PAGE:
A goal of the study by Capin et al. (2021) is to show the potential of applying the Simple View of Reading to focus interventions for students with weak comprehension. When identifying students with poor comprehension skills based on the severity of their reading deficit, adjusting the dosage of the intervention is warranted. However, when characterizing these students by area of weakness in relation to the Simple View of Reading, the focus of remediation can be tailored to the specific component skills (Capin et al., 2021).
Catts (2018, reprinted in The Beacon Spring 2021 issue) argues that the Simple View of Reading has led to false impressions about the complex nature of both language comprehension and reading comprehension. He states, “Comprehension is a multidimensional cognitive activity and one of the most complex behaviors that we engage in on a regular basis” (Catts, 2018). As such, comprehension cannot be reduced to a single skill or set of skills and requires a far more nuanced approach to intervention than discrete strategy instruction. This position is vital to understanding the limits of the Simple View of Reading in describing the complex, multifaceted nature of the reading process and important to note when considering the potential implications of Capin et al.’s (2021) research on instructional choices. However, students with weak comprehension scores are frequently assumed to have weak general comprehension at the expense of a proper assessment and intervention approach that includes decoding weaknesses (Farrell et al., 2019).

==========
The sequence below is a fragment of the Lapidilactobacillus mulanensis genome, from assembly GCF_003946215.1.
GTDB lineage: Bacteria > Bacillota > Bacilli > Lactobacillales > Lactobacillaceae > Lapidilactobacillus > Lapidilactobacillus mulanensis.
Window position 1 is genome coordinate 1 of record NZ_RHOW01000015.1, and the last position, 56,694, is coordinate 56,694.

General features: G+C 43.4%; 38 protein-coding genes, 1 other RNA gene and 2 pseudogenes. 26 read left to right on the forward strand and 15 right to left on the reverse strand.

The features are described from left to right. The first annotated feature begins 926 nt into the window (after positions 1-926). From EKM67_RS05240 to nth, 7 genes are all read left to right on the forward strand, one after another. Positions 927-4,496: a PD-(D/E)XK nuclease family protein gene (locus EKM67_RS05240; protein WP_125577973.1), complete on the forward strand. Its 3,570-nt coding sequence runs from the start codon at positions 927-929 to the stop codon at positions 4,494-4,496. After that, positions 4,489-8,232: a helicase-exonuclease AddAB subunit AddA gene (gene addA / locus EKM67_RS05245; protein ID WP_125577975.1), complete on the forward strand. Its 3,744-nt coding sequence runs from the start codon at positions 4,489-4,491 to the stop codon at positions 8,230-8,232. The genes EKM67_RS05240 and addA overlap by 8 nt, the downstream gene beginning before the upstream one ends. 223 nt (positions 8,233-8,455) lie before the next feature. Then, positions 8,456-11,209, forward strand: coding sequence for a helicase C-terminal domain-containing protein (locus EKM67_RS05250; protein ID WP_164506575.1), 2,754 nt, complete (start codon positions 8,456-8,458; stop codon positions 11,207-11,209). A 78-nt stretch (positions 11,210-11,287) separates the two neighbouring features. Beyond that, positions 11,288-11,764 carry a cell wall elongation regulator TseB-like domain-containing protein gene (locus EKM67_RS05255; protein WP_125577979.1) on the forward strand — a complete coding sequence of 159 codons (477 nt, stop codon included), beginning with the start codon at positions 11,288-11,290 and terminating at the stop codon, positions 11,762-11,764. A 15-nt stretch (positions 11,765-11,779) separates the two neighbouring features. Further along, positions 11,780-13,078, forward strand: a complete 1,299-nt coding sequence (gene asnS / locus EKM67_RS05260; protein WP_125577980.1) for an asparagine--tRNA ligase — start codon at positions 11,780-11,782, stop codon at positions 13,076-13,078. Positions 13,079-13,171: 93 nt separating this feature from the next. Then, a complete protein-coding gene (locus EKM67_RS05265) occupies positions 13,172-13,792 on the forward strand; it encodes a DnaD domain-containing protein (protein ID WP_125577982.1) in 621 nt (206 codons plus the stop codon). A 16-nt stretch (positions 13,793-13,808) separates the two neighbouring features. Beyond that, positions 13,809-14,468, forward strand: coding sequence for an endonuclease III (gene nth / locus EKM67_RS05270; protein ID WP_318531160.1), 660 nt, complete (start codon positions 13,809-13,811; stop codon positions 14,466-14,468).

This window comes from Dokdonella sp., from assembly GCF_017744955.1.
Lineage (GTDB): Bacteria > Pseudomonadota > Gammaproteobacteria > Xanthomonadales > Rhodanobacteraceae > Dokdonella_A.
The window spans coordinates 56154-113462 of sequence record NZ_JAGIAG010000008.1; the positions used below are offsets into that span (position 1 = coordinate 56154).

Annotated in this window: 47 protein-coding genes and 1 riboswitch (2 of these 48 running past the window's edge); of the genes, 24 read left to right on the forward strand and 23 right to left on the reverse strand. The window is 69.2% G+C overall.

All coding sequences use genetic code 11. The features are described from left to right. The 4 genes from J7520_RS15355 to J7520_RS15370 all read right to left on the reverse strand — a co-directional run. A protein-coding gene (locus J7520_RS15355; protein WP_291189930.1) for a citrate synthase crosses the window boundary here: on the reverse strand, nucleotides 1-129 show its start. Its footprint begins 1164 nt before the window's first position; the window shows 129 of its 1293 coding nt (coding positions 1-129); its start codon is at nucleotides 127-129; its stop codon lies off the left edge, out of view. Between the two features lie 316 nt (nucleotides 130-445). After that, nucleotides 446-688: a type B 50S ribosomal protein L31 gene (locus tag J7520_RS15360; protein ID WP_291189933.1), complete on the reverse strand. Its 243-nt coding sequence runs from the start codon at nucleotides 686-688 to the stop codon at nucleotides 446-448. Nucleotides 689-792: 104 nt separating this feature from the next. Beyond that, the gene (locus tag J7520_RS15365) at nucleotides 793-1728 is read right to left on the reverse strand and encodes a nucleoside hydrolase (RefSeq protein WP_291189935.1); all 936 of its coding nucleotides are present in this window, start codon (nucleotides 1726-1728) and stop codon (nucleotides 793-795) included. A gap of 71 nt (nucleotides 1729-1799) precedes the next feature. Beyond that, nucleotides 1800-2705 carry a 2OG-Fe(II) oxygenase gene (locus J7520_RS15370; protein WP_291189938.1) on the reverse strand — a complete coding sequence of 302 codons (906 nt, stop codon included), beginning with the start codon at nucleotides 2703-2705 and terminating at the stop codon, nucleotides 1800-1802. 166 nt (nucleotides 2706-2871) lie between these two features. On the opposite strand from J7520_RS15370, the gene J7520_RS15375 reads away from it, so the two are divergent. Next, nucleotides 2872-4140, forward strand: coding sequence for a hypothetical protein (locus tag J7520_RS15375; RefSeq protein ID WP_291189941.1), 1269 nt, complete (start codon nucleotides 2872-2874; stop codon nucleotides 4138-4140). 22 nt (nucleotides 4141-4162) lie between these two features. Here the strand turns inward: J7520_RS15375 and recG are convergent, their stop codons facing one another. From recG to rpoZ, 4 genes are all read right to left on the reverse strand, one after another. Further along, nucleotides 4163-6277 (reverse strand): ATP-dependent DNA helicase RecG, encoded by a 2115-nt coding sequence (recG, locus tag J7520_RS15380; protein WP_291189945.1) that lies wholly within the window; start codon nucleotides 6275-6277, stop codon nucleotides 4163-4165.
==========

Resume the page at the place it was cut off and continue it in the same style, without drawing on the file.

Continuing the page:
Capin et al. (2021) cite several supporting research studies including Clemens et al. (2017) and Brasseur-Hock et al. (2011), which looked at middle school and ninth-grade students with weak comprehension. Both point to weak foundational reading skills among adolescent struggling readers. According to Clemens et al., “Results suggest that for most struggling adolescent readers, problems in understanding text may be rooted in insufficient knowledge and skills that are needed to read text efficiently and free the cognitive resources to permit higher order processing, connect ideas, infer meaning, and draw conclusions” (2017). They suggest that interventions that only target specific reading comprehension skills may not be addressing the scope of difficulty, which includes efficient text reading.
Vaughn et al. (2019) showed that initial word reading, rather than listening comprehension, was the better predictor of reading comprehension performance for students with significant deficits in reading comprehension in fourth grade. While linguistic comprehension plays a greater role in reading comprehension as students progress through the grades, the study by Vaughn and colleagues shows that this shift is delayed for students with weak reading comprehension. They too concluded that word-level reading continues to play an important role in the upper elementary grades for students with reading challenges.